bike toronto

Drivers in Toronto are complaining about visibility issues with the Danforth bike lanes

The addition of new bike lanes across Toronto over the course of the pandemic has been a largely lauded initiative that has made streets safer for non-drivers and made it easier for residents to opt for a more eco-friendly transportation alternative.

But, the rollout hasn't been without complaints, first from local businesses, cyclists themselves, and now from drivers.

The installation of the lanes along Danforth Avenue in particular has come with protective dividers that range from painted lines and intermittent flexible posts to more substantial barriers, such as planters that also serve as a public realm improvement.

Unfortunately, some of these delineations have made things a bit more confusing for drivers, some of whom say that they make it hard to see cyclists, especially when making righthand turns on green lights.

The rejigging of street parking — which is now on a lane inside the cycling path, rather than curbside— has not helped things, nor have curbside patios that make the streets even busier and space even tighter.

A recent post on the topic in the 5,000-strong Danforth Community Facebook group has gained a ton of traction and clearly resonated with locals who now find driving down the Danforth "stressful," "scary," "claustrophobic" and downright anxiety-inducing.

"Am I the only one that hates turning right off the Danforth because of those impossible to see bikes in the bike lanes? I’ve been driving for 20 years and this makes me so nervous," one resident wrote on Monday.

"I turn so slowly but still can't see if there's a bike coming. Something needs to be done ... it's extremely dangerous for the bikes and for drivers."

Of the 190 comments, many agreed that it is hard to see both cyclists and pedestrians obscured by either parked cars in the adjacent lane or the aforementioned dividers.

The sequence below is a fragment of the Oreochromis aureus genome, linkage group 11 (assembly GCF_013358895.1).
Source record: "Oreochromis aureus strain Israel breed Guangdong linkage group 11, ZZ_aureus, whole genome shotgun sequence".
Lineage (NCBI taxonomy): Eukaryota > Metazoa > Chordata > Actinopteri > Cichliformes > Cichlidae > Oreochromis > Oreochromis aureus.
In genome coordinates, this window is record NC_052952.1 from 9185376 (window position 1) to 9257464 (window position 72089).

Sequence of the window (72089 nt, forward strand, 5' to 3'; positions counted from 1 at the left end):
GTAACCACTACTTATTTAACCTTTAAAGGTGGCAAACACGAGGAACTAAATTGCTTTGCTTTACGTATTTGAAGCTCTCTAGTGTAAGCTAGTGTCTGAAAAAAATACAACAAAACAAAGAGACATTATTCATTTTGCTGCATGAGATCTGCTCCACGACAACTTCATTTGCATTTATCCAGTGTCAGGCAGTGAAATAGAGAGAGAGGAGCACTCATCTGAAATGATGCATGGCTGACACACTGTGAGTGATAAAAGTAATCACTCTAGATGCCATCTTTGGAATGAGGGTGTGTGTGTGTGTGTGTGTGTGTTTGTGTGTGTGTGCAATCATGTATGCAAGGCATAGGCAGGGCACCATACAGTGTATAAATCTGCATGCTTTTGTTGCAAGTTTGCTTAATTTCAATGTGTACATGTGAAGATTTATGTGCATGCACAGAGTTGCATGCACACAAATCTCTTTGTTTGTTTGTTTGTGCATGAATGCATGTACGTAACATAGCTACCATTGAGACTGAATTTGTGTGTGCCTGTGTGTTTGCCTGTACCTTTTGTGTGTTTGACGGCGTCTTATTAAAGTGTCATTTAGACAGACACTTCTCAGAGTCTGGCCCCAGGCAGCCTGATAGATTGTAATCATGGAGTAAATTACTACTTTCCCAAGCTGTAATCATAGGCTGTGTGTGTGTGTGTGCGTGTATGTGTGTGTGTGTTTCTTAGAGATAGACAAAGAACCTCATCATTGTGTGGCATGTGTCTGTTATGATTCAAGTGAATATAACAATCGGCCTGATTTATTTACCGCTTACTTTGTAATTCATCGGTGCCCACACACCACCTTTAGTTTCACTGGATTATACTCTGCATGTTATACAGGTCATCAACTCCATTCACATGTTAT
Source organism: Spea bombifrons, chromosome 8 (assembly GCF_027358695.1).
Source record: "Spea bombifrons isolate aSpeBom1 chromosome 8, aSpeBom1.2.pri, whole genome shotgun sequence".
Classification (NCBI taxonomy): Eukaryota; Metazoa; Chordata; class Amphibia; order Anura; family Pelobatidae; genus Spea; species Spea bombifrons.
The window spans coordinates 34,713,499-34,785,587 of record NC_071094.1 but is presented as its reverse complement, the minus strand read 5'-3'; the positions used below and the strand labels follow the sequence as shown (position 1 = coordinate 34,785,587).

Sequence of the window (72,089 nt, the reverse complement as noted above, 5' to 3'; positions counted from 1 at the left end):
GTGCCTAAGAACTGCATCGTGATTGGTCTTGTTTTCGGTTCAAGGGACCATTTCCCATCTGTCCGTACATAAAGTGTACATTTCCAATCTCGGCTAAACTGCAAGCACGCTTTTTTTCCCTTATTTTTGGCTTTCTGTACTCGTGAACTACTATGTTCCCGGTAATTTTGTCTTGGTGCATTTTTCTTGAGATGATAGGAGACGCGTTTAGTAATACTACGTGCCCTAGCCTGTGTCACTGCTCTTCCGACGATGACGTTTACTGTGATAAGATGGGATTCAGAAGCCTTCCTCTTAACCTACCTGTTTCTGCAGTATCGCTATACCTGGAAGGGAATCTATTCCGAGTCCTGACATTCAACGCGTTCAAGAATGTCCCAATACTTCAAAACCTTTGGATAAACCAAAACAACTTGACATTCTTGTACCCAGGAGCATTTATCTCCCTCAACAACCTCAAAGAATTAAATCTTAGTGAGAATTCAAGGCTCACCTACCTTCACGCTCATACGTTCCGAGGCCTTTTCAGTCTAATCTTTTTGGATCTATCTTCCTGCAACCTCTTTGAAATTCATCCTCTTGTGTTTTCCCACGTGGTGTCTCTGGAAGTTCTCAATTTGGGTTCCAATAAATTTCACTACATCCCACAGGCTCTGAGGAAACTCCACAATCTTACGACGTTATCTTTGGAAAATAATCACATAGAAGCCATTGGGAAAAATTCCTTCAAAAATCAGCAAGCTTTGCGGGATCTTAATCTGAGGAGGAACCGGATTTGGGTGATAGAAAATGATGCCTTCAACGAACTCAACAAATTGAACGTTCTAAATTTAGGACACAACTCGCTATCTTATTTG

"The row of parked cars makes it really hard for a driver to see into the bike lane. The parked cars both block one's ability to see the cyclists coming down the lane, but also increase the angle of the turn which means drivers have to crank their neck past 45°," one commenter chimed.

"I love the bike lanes, but agree that the implementation can be reviewed (and I believe will be), including the interface at intersections, turning angles, and parking."

Others added that some cyclist habits exacerbate the issue, whether it's their high speeds or their propensity to squeeze through an intersection on a yellow light. Bicycles do in fact have the right of way to go straight through a green light and pass a turning vehicle.

"Bikes are harder to spot than cars or trucks. Also requires some retraining of the brain, to expect cyclists coming up on the passenger side," one member said, to which another added "the bikes are flying. Even when turning slowing they don't slow down when the cars are turning... there has to be a safer way to have these lanes for everyone."

Among the complaints, though, have been some useful suggestions that the city could take into account: things like signage to encourage both cyclists and drivers to slow down at intersections, mirrors at corners to help with visibility, and setting street parking further back from crossings (and better enforcing parking rules).

As many have pointed out, addressing this common problem (and other bike lane complaints) in such ways would greatly improve safety, as well as ease the nerves of everyone on the road.

Lead photo by

A Great Capture


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